Friday, June 18, 2010

Mystery Mile by Margery Allingham


32. Mystery Mile (second in the Albert Campion series)
by Margery Allingham
mystery, 1930
library book
unabridged audio read by Francis Matthews
finished, 6/15/10





On the back of the box of tapes it says that Margery Allingham introduced Albert Campion as a secondary character in The Crime at Black Dudley (1929), and that she grew so attached to him he became the central character in Mystery Mile (1930) and 19 more Campion mysteries.

Isn't that just delightful to think of a writer becoming 'attached' to a character?

I recently bought the first in the series in a beautiful edition from Felony & Mayhem. I have mentioned this fantastic company several times on the blog. They offer a great selection of the Campion books with simply beautiful covers. I fully intended to begin my Albert Campion adventure with The Crime at Black Dudley, but one day at the library, while looking for an audio book, Mystery Mile jumped right out at me and whispered, listen, listen. So I did. I loved it. In fact I loved it so much, I plan to buy a print copy from F & M.

The book opens on an ocean liner going from the US to England. There is a conjuring entertainment on board and a volunteer is requested. A young man rushes to the stage and saves the man from what would have been certain death. The man is an American judge traveling with his adult son and daughter to escape being murdered by a criminal group at home. Clearly, the group called Simister (yes an m, not n) has followed him and will stop at nothing until their target is killed. The judge's savior on board ship is none other than our hero, Albert Campion, an unlikely hero in appearance and demeanor. He is a little like Bertie Wooster, but with the brains of Jeeves. He comes up with a plan to bring the judge and his family to a place called Mystery Mile, an isthmus (I feel like the little boy in The Music Man when I try to say that word!) in Suffolk, where only a few families live. Campion is old friends with a young woman and her brother and hopes their home will be a refuge for the judge. Of course it isn't. There are many adventures in store for our little group, both dangerous and romantic. There is mud which is like quicksand. There is a disappearance from a maze which has no escape. There is a mysterious fortune teller who comes, after whose visit a much beloved friend commits suicide.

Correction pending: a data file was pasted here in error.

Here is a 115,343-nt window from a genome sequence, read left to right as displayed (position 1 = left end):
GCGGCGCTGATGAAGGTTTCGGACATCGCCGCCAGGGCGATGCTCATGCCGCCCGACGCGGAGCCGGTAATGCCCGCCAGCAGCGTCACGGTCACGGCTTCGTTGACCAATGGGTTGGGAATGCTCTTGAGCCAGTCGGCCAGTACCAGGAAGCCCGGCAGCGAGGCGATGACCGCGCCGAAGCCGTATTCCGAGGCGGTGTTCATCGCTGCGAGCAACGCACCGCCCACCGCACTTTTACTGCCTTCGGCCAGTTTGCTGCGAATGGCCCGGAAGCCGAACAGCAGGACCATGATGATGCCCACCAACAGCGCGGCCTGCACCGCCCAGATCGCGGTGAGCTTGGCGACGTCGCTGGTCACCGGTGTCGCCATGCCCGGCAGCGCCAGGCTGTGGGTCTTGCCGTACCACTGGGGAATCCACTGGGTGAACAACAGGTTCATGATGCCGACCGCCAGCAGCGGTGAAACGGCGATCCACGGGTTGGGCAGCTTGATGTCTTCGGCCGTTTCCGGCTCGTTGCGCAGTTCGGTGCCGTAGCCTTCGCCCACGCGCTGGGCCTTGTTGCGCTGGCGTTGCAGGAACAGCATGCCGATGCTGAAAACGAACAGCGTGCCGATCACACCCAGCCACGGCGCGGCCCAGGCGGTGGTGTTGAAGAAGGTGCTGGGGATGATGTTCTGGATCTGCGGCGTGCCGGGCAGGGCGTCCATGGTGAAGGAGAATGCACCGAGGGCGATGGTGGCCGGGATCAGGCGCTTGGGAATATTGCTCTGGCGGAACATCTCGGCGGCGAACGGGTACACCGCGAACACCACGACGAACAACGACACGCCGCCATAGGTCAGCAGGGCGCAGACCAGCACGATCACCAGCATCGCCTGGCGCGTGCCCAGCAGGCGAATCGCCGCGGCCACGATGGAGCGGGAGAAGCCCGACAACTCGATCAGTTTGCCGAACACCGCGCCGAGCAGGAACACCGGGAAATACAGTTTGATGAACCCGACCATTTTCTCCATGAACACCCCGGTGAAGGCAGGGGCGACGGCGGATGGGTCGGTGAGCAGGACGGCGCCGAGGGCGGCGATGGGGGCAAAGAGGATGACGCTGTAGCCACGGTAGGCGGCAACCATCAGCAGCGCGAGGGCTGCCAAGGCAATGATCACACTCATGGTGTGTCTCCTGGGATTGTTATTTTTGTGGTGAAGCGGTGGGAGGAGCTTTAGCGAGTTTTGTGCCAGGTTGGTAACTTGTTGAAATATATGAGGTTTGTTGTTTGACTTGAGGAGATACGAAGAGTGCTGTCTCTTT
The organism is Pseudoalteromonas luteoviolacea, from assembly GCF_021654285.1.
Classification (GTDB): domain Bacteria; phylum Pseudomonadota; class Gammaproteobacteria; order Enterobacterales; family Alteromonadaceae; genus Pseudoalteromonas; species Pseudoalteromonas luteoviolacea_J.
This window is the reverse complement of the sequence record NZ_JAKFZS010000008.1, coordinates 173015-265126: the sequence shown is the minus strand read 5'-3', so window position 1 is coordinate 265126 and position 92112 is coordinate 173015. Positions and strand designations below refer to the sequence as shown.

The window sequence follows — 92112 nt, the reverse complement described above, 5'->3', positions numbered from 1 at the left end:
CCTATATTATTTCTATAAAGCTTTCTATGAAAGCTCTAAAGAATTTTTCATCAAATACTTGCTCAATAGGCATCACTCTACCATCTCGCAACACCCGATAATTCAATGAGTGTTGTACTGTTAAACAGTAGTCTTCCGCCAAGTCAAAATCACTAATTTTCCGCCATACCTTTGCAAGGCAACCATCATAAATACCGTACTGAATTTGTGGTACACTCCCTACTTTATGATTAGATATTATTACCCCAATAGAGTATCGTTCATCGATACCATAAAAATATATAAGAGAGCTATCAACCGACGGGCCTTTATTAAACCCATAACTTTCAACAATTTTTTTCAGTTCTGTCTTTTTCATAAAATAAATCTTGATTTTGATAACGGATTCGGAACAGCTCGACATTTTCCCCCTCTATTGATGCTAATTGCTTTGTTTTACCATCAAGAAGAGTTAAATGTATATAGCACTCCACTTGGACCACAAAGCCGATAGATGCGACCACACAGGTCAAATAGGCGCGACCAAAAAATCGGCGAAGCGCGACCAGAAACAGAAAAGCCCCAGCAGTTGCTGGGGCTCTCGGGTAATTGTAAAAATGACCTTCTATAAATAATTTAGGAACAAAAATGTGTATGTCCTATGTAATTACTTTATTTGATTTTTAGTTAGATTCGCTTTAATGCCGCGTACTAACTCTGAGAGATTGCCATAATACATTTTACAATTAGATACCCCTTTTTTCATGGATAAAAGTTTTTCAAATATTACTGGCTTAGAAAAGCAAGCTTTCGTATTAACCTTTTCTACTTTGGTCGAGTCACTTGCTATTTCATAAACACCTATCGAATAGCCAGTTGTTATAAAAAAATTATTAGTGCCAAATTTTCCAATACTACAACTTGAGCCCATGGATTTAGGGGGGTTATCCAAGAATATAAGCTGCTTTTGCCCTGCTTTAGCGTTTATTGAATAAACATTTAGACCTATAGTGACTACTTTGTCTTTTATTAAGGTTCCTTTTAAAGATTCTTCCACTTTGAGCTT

Albert Campion was a bit of a mysterious fellow himself. I thought I couldn't figure some things out because I hadn't read the first book yet, but from a bit of reading I've done, this is the case throughout the series. We don't learn everything about his past, his family, or his manservant, a former burglar named Lugg.

I loved every minute of my time within these pages. I so look forward to each book in this long series. Margery Allingham is considered one of the queens of Golden Age detective fiction, and now I know why. The only mystery to me is why I didn't begin reading these books long ago. I have seen a few of the televised versions, and now that I've met Mr. Campion in print, I see that Peter Davison was the absolute perfect choice to play him.

8 comments:

  1. sounds like fun - checked the local library and found no book but a whole slew of DVDs, all with waiting lists - I attached my name to end of this one

    isn't that an unusal spelling of 'Margery'?

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  2. Yes, it is, Janice, and I like it. There's another author, Margery Sharp who spelled it the same way. Does your library participate in the Inter Library Loan (ILL) program? If so, they can very likely get her work from some other library.

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  3. Oh, I love Albert Canpion! So glad you've found him. You have so much fun in store...

    and your photo of the iris looks like an old, wise, bearded man.

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  4. Love the idea of an author who is seriously attached to their characters. Another book to add to my list!

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  5. Your comparing the hero to "Bertie Wooster with the brains of Jeeves" alone is enough to make me want to get started on reading this series!! And I think I want to re-read my P.G. Wodehouse again :-)

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  6. Katherine, I thought that iris looked like a face, too. :<) I'm thrilled to have begun the Campion books.

    Staci, that list must be so long! Where do you keep track of books you want to read? On the computer, in a journal??

    Librarian, I love Wodehouse! He is my very favorite writer.

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  7. I've read a couple of these and watched the Netflix DVDs that I could get my hands on! Seems like one is still on my list.

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  8. Jenclair, I've seen a few of the televised versions, and my plan is to watch them as I read the books. The guy who plays Lugg is quite memorable!

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